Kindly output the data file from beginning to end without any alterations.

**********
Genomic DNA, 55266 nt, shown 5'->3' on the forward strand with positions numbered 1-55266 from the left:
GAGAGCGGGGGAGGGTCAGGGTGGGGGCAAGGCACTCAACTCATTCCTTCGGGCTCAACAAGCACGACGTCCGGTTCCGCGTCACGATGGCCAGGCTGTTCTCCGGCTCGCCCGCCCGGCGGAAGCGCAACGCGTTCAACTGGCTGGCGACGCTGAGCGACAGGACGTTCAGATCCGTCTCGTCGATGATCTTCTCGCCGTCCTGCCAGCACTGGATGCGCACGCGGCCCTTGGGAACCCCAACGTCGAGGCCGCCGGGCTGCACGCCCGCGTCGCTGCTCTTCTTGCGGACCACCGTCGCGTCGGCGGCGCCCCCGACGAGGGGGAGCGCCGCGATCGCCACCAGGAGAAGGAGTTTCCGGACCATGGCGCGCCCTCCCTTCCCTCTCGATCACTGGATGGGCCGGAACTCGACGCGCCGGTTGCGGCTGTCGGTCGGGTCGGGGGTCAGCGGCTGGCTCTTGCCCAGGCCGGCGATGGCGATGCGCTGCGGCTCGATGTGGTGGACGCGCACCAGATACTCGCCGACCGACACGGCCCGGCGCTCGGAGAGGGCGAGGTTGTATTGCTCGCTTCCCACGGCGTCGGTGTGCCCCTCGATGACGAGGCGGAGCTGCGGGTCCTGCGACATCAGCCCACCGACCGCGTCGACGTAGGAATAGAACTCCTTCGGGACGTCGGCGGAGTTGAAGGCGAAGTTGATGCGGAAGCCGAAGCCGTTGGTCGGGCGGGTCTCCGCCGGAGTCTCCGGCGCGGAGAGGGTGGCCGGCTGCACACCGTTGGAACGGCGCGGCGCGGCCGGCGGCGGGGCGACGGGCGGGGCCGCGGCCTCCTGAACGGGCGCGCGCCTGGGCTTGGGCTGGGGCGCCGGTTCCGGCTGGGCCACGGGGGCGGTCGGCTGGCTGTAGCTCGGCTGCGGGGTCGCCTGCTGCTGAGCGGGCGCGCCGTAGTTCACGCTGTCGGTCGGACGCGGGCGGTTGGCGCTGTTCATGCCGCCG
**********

Genomic DNA, 55266 nt, shown 5'->3' on the forward strand with positions numbered 1-55266 from the left:
GAGAGCGGGGGAGGGTCAGGGTGGGGGCAAGGCACTCAACTCATTCCTTCGGGCTCAACAAGCACGACGTCCGGTTCCGCGTCACGATGGCCAGGCTGTTCTCCGGCTCGCCCGCCCGGCGGAAGCGCAACGCGTTCAACTGGCTGGCGACGCTGAGCGACAGGACGTTCAGATCCGTCTCGTCGATGATCTTCTCGCCGTCCTGCCAGCACTGGATGCGCACGCGGCCCTTGGGAACCCCAACGTCGAGGCCGCCGGGCTGCACGCCCGCGTCGCTGCTCTTCTTGCGGACCACCGTCGCGTCGGCGGCGCCCCCGACGAGGGGGAGCGCCGCGATCGCCACCAGGAGAAGGAGTTTCCGGACCATGGCGCGCCCTCCCTTCCCTCTCGATCACTGGATGGGCCGGAACTCGACGCGCCGGTTGCGGCTGTCGGTCGGGTCGGGGGTCAGCGGCTGGCTCTTGCCCAGGCCGGCGATGGCGATGCGCTGCGGCTCGATGTGGTGGACGCGCACCAGATACTCGCCGACCGACACGGCCCGGCGCTCGGAGAGGGCGAGGTTGTATTGCTCGCTTCCCACGGCGTCGGTGTGCCCCTCGATGACGAGGCGGAGCTGCGGGTCCTGCGACATCAGCCCACCGACCGCGTCGACGTAGGAATAGAACTCCTTCGGGACGTCGGCGGAGTTGAAGGCGAAGTTGATGCGGAAGCCGAAGCCGTTGGTCGGGCGGGTCTCCGCCGGAGTCTCCGGCGCGGAGAGGGTGGCCGGCTGCACACCGTTGGAACGGCGCGGCGCGGCCGGCGGCGGGGCGACGGGCGGGGCCGCGGCCTCCTGAACGGGCGCGCGCCTGGGCTTGGGCTGGGGCGCCGGTTCCGGCTGGGCCACGGGGGCGGTCGGCTGGCTGTAGCTCGGCTGCGGGGTCGCCTGCTGCTGAGCGGGCGCGCCGTAGTTCACGCTGTCGGTCGGACGCGGGCGGTTGGCGCTGTTCATGCCGCCG